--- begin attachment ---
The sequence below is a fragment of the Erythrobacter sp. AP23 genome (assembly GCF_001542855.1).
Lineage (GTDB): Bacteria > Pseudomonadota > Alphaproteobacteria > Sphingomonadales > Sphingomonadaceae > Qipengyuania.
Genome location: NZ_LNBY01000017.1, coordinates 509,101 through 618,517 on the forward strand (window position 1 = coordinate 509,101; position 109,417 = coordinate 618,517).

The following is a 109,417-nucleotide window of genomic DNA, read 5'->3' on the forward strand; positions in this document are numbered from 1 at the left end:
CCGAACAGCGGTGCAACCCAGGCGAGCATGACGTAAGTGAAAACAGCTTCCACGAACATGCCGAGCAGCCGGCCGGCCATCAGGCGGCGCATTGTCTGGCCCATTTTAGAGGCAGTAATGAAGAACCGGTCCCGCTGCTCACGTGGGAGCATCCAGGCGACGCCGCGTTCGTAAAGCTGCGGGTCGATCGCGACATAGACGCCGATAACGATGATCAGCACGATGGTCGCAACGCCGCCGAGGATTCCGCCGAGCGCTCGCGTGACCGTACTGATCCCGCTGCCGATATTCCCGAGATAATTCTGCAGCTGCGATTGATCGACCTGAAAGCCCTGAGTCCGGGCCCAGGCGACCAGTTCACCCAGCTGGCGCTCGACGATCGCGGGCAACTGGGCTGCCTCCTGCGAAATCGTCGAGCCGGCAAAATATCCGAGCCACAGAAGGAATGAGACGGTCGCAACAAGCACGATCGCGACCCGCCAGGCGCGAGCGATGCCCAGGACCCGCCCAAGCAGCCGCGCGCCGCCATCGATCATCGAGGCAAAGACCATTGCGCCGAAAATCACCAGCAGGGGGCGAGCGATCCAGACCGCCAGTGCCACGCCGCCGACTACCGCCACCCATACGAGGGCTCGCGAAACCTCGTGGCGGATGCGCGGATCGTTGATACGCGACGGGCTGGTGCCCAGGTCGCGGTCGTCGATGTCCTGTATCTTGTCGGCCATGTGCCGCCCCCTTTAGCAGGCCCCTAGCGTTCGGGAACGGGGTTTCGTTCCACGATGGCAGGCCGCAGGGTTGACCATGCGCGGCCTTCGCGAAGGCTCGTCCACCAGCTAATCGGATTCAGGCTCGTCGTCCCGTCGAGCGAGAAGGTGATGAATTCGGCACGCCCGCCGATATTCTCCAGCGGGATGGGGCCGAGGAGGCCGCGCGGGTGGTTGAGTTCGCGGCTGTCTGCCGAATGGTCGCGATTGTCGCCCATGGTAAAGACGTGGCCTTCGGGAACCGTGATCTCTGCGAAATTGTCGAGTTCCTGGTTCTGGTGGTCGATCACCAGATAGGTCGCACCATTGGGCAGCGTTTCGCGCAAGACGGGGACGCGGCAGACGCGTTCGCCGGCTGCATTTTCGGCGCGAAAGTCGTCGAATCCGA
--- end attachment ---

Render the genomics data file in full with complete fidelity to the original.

The sequence below is a fragment of the Erythrobacter sp. AP23 genome (assembly GCF_001542855.1).
Lineage (GTDB): Bacteria > Pseudomonadota > Alphaproteobacteria > Sphingomonadales > Sphingomonadaceae > Qipengyuania.
Genome location: NZ_LNBY01000017.1, coordinates 509,101 through 618,517 on the forward strand (window position 1 = coordinate 509,101; position 109,417 = coordinate 618,517).

The following is a 109,417-nucleotide window of genomic DNA, read 5'->3' on the forward strand; positions in this document are numbered from 1 at the left end:
CCGAACAGCGGTGCAACCCAGGCGAGCATGACGTAAGTGAAAACAGCTTCCACGAACATGCCGAGCAGCCGGCCGGCCATCAGGCGGCGCATTGTCTGGCCCATTTTAGAGGCAGTAATGAAGAACCGGTCCCGCTGCTCACGTGGGAGCATCCAGGCGACGCCGCGTTCGTAAAGCTGCGGGTCGATCGCGACATAGACGCCGATAACGATGATCAGCACGATGGTCGCAACGCCGCCGAGGATTCCGCCGAGCGCTCGCGTGACCGTACTGATCCCGCTGCCGATATTCCCGAGATAATTCTGCAGCTGCGATTGATCGACCTGAAAGCCCTGAGTCCGGGCCCAGGCGACCAGTTCACCCAGCTGGCGCTCGACGATCGCGGGCAACTGGGCTGCCTCCTGCGAAATCGTCGAGCCGGCAAAATATCCGAGCCACAGAAGGAATGAGACGGTCGCAACAAGCACGATCGCGACCCGCCAGGCGCGAGCGATGCCCAGGACCCGCCCAAGCAGCCGCGCGCCGCCATCGATCATCGAGGCAAAGACCATTGCGCCGAAAATCACCAGCAGGGGGCGAGCGATCCAGACCGCCAGTGCCACGCCGCCGACTACCGCCACCCATACGAGGGCTCGCGAAACCTCGTGGCGGATGCGCGGATCGTTGATACGCGACGGGCTGGTGCCCAGGTCGCGGTCGTCGATGTCCTGTATCTTGTCGGCCATGTGCCGCCCCCTTTAGCAGGCCCCTAGCGTTCGGGAACGGGGTTTCGTTCCACGATGGCAGGCCGCAGGGTTGACCATGCGCGGCCTTCGCGAAGGCTCGTCCACCAGCTAATCGGATTCAGGCTCGTCGTCCCGTCGAGCGAGAAGGTGATGAATTCGGCACGCCCGCCGATATTCTCCAGCGGGATGGGGCCGAGGAGGCCGCGCGGGTGGTTGAGTTCGCGGCTGTCTGCCGAATGGTCGCGATTGTCGCCCATGGTAAAGACGTGGCCTTCGGGAACCGTGATCTCTGCGAAATTGTCGAGTTCCTGGTTCTGGTGGTCGATCACCAGATAGGTCGCACCATTGGGCAGCGTTTCGCGCAAGACGGGGACGCGGCAGACGCGTTCGCCGGCTGCATTTTCGGCGCGAAAGTCGTCGAATCCGA